‘The Making History initiative and Australian popular history’, Rethinking History: The Journal of Theory and Practice, 15, 11, 2011, pp. 153-74; reprinted in Jerome de Groot, ed., Public and Popular History, Routledge, London & New York, 2012
[The Making History series of documentaries on television] were distinctive in their presentation of a largely masculine narrative of public achievement as Australia’s past. Yet they were also noteworthy for their reliance on dramatization: like much of history on television, the Making History films offered audiences the possibility of “knowing” the past through emotions, empathy and images, rather than through the expertise of the historian. This paper explores the genesis and development of the Making History initiative in its industrial, televisual and political contexts. It argues that, in order to understand why interpretation of the past has become so contested in contemporary Australia, one needs to pay close attention to the ways in which popular histories communicate and understand the past. Dramatization has the potential to offer an emotional connection to history, and while this might make historians uneasy, its centrality to the popularity of television histories requires close analysis. (abstract)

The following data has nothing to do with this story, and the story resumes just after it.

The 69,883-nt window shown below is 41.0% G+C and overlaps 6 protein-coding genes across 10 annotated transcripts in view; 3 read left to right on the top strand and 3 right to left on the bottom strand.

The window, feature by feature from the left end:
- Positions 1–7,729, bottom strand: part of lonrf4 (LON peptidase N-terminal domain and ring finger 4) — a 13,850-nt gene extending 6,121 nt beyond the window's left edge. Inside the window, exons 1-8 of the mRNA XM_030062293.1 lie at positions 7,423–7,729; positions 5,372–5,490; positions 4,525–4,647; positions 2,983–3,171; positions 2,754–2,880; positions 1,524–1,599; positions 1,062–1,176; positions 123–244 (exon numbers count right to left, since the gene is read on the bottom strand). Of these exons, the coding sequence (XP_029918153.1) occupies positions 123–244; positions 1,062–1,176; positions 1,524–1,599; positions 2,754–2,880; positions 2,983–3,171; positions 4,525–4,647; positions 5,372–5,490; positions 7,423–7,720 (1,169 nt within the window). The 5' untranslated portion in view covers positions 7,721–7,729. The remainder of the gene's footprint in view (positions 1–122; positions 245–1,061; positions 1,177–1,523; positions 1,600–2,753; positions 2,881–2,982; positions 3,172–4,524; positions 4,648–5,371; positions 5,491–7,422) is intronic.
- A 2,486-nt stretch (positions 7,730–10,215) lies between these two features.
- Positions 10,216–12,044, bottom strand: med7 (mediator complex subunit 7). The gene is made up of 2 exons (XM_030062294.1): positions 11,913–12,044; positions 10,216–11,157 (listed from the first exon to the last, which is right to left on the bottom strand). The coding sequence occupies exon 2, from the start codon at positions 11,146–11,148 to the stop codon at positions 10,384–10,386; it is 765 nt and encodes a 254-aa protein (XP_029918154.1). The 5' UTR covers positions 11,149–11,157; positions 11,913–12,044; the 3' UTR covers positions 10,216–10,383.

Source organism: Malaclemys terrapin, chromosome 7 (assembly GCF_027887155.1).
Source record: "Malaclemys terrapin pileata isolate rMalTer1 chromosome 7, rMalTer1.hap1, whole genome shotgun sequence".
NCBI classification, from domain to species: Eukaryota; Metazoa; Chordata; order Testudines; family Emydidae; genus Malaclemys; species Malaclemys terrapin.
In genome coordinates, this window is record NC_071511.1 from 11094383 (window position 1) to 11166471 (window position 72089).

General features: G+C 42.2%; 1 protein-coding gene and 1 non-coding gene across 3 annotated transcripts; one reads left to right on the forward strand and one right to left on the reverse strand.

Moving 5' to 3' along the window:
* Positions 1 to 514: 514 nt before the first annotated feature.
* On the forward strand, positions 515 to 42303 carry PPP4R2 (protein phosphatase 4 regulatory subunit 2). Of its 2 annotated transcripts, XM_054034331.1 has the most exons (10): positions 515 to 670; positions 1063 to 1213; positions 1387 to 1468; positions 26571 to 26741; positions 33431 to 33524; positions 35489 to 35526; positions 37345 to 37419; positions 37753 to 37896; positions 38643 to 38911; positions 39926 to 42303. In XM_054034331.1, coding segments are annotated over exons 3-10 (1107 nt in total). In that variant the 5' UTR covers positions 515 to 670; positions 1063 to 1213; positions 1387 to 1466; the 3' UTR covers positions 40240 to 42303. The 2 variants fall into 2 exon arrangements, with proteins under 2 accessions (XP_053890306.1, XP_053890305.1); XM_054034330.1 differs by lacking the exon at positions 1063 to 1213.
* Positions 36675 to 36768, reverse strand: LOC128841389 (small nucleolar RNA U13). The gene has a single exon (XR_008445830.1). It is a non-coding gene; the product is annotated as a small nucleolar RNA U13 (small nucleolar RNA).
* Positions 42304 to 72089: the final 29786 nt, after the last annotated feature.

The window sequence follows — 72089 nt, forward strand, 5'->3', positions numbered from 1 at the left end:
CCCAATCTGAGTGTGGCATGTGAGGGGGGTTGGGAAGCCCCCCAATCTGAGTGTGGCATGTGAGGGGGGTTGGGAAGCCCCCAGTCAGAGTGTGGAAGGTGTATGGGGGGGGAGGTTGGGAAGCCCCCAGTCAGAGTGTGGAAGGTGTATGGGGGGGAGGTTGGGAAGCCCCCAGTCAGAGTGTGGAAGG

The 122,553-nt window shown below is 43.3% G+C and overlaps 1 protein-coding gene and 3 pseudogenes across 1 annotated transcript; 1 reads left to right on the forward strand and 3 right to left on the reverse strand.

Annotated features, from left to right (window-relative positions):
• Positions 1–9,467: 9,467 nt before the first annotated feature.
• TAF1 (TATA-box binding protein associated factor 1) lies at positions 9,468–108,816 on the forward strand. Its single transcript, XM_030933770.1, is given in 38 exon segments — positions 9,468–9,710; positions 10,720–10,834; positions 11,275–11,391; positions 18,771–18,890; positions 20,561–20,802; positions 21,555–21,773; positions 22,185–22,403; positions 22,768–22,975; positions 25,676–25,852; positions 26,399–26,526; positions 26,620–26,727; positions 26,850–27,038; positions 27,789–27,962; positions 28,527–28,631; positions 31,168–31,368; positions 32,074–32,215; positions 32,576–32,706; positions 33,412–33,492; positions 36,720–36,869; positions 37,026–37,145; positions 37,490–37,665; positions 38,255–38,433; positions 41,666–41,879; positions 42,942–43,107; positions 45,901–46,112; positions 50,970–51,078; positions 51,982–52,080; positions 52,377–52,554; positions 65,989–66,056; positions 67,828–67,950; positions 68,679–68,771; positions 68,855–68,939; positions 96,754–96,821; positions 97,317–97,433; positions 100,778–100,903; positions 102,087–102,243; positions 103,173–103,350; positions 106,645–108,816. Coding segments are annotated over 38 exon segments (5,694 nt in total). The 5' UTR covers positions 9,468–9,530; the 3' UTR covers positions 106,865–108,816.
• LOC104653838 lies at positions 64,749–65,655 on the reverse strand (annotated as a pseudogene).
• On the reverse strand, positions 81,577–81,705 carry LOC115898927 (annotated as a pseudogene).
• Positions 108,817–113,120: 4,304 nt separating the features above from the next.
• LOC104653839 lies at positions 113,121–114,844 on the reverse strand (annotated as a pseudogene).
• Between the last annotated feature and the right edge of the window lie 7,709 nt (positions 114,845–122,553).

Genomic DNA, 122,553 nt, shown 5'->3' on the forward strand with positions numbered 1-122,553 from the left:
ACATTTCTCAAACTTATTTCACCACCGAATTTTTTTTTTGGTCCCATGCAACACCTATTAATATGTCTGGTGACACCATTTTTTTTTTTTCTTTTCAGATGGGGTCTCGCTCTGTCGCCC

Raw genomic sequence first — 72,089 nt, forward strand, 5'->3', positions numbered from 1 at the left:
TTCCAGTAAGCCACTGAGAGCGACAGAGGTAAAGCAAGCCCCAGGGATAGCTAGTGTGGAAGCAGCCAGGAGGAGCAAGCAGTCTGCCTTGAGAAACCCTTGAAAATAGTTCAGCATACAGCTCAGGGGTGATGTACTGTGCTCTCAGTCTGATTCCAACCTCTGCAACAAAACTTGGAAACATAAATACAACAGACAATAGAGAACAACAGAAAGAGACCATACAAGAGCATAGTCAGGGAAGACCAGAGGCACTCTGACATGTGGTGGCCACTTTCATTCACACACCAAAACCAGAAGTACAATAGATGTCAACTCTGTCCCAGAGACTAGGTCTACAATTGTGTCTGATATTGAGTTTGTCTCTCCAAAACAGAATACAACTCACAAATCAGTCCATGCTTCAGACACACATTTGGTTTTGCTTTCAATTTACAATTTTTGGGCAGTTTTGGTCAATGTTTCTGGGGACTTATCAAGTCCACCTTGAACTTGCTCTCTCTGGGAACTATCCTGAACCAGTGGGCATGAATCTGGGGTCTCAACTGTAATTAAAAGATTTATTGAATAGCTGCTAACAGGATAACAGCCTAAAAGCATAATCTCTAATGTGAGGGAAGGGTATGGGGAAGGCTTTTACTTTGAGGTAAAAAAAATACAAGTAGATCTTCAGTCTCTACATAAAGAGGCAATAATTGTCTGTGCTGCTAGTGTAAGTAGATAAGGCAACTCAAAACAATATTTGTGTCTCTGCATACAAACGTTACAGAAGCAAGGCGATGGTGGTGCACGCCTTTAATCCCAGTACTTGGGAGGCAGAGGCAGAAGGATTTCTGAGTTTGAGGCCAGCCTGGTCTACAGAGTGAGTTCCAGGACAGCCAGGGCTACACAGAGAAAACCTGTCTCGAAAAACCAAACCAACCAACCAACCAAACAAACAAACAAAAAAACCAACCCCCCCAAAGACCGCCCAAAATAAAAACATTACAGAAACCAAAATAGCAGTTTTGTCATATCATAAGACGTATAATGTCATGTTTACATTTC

For another view, Clare Wright interviewed about history, writing and television.